Running a retail shop can be difficult. You’ll meet a lot of challenges, such as making supplies, hiring employees, and buying new items, but there is a lot you can do to improve your performance and take care of it well.
Here are seven tips to help you run a retail shop better.
1. Keep the Shop Clean and Organized
Retail shops are where customers come to look at or buy goods. Much of the time, customers will make judgments about the quality of your shop based on how neat and organized it is—not to mention how attractive it appears.
Therefore, keep things clean and organized by doing the following:
- Sweep or vacuum regularly.
- Wipe counters, shelves, and other surfaces with a disinfectant.
- Arrange items neatly on tables or shelves.
- Store less-frequently-used items in boxes that can be stacked up high for better storage.
Keep the checkout area clean by doing the following:
- Put everything away after ringing up customers’ purchases to avoid clutter at the register.
- Clean up spills as soon as they happen.
- Make sure the register area is clean and free of stains or other damage.
Don’t forget to schedule regular commercial pest control. No matter how much you clean your space, sometimes bugs can still get in. Termites, for example, can do serious damage to wood surfaces. If you don’t have a pest control plan in place, your shop will suffer the consequences sooner or later.
2. Maximize Your Retail Shop’s Assets
Your business’s assets include anything from your building and its furnishings to the retail goods you sell. These assets can be a source of additional income, so be sure to do the following:
- Rent your retail space for third-party storage when you need the extra room.
- Hold auctions or yard sales, or sell goods through consignment when you want to get rid of something that isn’t selling at full price in your shop.
- Install a vending machine if it’ll earn you money.
- Refer to the monthly income section of your profit-and-loss statement for more ideas.
3. Keep Up With Restocking and Replenishing Inventory
What do customers feel when they find empty shelves? Disappointment and frustration. To prevent these emotions from taking hold, always make sure there’s enough inventory to meet your customer needs.
To avoid this problem, know how much inventory you need before you run out. Knowing what sells best can help with this calculation as can looking at past sales records if you have them.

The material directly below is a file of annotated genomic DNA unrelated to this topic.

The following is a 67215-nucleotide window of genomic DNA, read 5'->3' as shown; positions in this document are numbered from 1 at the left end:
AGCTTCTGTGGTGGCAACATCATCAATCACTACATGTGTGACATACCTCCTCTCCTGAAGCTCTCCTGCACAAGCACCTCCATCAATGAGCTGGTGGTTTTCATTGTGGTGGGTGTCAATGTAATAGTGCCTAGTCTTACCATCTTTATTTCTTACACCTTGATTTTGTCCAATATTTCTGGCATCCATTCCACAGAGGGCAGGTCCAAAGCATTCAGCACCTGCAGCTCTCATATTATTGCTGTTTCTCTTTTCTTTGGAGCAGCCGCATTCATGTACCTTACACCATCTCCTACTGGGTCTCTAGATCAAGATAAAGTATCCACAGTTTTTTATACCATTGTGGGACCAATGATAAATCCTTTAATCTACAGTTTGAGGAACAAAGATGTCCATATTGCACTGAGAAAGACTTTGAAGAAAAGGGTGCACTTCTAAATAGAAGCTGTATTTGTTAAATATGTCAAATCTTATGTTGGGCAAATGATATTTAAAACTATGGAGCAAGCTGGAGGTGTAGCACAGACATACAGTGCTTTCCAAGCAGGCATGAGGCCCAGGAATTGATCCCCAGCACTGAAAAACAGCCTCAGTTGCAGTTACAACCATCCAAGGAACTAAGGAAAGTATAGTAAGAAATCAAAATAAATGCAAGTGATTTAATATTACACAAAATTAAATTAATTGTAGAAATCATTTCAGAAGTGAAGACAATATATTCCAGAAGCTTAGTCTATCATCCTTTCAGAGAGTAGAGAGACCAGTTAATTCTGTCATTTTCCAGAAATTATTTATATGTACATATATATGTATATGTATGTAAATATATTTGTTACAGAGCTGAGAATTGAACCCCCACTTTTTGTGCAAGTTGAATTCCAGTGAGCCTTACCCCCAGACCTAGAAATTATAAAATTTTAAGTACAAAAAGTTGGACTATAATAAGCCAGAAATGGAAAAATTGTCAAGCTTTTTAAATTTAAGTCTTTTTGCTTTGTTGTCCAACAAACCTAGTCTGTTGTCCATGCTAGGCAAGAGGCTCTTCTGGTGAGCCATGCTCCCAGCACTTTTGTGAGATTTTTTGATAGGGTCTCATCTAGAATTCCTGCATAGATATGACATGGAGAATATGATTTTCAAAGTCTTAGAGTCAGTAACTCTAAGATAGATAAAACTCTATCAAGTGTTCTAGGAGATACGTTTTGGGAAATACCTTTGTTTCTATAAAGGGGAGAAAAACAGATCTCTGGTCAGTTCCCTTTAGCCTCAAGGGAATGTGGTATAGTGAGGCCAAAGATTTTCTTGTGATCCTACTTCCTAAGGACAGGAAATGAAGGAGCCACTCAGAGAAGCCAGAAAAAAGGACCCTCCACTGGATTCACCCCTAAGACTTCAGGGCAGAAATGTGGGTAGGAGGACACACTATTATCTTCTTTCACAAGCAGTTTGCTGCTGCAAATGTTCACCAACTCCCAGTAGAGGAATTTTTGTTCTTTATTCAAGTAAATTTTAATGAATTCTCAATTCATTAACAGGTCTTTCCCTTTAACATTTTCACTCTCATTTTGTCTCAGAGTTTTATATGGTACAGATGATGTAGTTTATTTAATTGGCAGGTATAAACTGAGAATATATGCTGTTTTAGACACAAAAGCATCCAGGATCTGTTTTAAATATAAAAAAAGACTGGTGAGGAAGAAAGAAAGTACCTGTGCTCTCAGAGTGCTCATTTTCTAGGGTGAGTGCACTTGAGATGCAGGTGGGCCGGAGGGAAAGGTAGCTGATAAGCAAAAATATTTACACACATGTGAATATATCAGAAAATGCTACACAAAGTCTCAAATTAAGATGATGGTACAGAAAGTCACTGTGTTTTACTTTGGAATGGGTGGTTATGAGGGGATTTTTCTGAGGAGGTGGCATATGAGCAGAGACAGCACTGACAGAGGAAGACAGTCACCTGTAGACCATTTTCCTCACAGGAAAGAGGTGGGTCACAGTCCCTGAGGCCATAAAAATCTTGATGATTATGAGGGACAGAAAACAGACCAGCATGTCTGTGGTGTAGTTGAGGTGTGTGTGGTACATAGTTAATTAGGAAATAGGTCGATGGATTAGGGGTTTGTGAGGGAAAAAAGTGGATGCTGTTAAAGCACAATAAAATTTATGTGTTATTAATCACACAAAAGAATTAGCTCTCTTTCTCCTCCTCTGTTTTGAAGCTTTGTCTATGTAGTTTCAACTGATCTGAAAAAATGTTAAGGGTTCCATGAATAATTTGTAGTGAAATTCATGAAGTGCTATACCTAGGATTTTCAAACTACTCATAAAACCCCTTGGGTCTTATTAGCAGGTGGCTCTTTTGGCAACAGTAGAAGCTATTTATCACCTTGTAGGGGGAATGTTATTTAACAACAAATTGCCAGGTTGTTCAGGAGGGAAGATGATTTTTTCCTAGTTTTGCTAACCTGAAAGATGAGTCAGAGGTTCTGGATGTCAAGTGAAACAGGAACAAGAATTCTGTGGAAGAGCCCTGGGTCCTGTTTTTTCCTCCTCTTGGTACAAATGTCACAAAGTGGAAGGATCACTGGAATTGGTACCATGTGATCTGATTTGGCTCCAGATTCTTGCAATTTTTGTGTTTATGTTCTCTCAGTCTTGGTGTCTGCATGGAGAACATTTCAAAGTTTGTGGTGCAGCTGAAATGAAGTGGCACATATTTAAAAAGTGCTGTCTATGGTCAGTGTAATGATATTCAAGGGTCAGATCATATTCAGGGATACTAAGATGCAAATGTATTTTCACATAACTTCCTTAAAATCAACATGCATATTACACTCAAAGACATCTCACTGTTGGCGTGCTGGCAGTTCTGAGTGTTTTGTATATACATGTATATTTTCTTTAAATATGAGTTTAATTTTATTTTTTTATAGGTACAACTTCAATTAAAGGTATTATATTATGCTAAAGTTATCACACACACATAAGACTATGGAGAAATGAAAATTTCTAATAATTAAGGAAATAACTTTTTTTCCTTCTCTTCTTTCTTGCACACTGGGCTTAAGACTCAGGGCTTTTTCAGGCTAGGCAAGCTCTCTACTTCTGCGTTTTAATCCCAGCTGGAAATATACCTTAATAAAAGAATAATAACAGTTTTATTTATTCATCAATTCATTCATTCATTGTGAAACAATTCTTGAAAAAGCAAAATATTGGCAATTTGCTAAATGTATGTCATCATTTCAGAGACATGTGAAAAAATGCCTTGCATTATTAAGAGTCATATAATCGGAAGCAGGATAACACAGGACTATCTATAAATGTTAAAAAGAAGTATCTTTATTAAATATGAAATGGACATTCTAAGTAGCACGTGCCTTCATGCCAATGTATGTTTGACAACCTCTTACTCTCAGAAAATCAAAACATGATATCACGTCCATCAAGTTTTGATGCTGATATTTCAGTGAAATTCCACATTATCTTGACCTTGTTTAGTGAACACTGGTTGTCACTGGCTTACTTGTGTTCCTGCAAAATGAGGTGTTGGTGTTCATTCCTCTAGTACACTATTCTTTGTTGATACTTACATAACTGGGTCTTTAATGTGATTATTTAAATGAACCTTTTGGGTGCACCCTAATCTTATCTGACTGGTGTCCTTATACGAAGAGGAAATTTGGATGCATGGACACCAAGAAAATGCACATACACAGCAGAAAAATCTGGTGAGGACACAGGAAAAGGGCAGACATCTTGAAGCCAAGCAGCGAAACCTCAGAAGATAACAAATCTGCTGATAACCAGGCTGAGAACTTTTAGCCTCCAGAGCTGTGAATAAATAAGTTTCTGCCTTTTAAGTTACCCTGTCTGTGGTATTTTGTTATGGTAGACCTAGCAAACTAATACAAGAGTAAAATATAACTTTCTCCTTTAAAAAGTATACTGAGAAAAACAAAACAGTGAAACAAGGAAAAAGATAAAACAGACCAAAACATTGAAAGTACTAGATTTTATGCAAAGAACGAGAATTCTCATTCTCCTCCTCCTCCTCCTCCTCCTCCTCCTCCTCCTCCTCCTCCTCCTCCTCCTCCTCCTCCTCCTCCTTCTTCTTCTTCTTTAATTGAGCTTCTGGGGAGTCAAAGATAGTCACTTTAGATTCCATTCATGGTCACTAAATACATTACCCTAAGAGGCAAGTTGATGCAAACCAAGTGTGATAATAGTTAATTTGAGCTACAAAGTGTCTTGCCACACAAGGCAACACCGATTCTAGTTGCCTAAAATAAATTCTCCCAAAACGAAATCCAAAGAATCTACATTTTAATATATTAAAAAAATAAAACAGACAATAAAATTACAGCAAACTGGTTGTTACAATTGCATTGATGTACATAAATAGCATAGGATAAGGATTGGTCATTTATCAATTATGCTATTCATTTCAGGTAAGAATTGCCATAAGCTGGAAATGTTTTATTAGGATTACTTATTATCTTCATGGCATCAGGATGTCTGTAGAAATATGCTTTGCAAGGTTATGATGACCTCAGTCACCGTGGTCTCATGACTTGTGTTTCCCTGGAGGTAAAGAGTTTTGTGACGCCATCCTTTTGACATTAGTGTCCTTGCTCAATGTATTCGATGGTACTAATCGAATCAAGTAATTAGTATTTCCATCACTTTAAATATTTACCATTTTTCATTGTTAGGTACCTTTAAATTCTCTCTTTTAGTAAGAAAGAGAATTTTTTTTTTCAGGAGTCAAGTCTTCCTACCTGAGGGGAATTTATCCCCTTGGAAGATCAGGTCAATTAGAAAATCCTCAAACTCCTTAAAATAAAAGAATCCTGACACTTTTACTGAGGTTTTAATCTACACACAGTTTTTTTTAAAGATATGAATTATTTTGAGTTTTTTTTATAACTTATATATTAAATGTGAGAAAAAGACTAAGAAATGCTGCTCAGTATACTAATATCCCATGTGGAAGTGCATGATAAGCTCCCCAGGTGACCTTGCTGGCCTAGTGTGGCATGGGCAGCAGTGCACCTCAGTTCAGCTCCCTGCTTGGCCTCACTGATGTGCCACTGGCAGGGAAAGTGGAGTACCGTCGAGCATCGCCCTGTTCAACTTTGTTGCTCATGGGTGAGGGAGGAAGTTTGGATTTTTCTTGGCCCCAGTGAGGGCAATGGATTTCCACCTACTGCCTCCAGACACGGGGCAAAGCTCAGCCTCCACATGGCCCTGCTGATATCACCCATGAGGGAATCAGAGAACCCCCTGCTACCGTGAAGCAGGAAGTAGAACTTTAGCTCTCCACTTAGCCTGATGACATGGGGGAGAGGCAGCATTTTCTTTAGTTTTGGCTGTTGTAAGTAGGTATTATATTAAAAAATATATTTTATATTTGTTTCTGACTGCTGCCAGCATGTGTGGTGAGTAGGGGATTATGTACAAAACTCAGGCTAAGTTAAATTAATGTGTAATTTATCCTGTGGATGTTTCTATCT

Consider different lead-time strategies. For some types of inventory, you’ll need to order more frequently—and pay the extra costs that come with this approach. For others, it might be better to keep an extra supply of inventory on hand at all times.
When possible, find ways to cut down on restocking and replenishing costs by using software systems that automate these processes for you.
4. Keep Tabs on Your Business’s Cash Flow
It doesn’t matter how much money your business brings in each month or week if you can’t pay your bills. Tracking cash flow isn’t difficult to do, but it does take discipline and organization.
In general, you want to have enough money coming in from sales to cover your expenses for a given month or week. Look at the cash outflows section of your profit-and-loss statement to get a better idea of what you’re spending money on and how much it’s costing you.
5. Get Along with Your Employees
Having employees is both a blessing and a curse—literally. On one hand, it’s great to have help. On the other, employees can increase your overhead costs and decrease your profits if you aren’t careful.
To keep things running smoothly with your employees, do the following:
- Pay them on time and in full, even if that means going into debt while you wait for payments from customers.
- Follow industry-standard wage laws by the books.
- Avoid favoritism at all costs. Treating some workers better than others can create tension, especially if those employees are friends with each other outside of work.
- Hire someone who shares your business philosophy and expectations for growth to help you run things day-to-day.
Some entrepreneurs are too hands-on when it comes to their business’s daily operations. That can be a mistake if you have other obligations that need your attention. If you don’t, by all means, get out there and work with your team.
6. Stay in Touch with Customers
Making customers happy isn’t about giving them what they want. It’s about giving them what they need. A customer who takes advantage of you or tries to get something for free is not a happy customer. They’re a pest and a nuisance.
The best way to keep your customers happy is to give them what they want but also explain why it makes sense that you’re charging them the price you are for your products.
Don’t forget to ask for feedback—good or bad. You can learn a lot about your business by listening to people who’ve chosen not to do business with you.
7. Keep Your Business Taxes Up-to-Date
Taxes are something that entrepreneurs always need to keep on top of, but many fail to prioritize properly. If you don’t stay on top of your taxes, you’ll get hit with expensive penalties and fees.
Make sure to file your federal tax forms by April 15 every year. There is a bunch of different ones, so make sure you ask a tax professional if you have any questions about the types that apply to your company or business structure.
To keep your retail shop as successful as possible, remember to always improve and adapt. If you’re not growing, you’re dying. Start focusing on these seven things today to ensure the continued success of your business.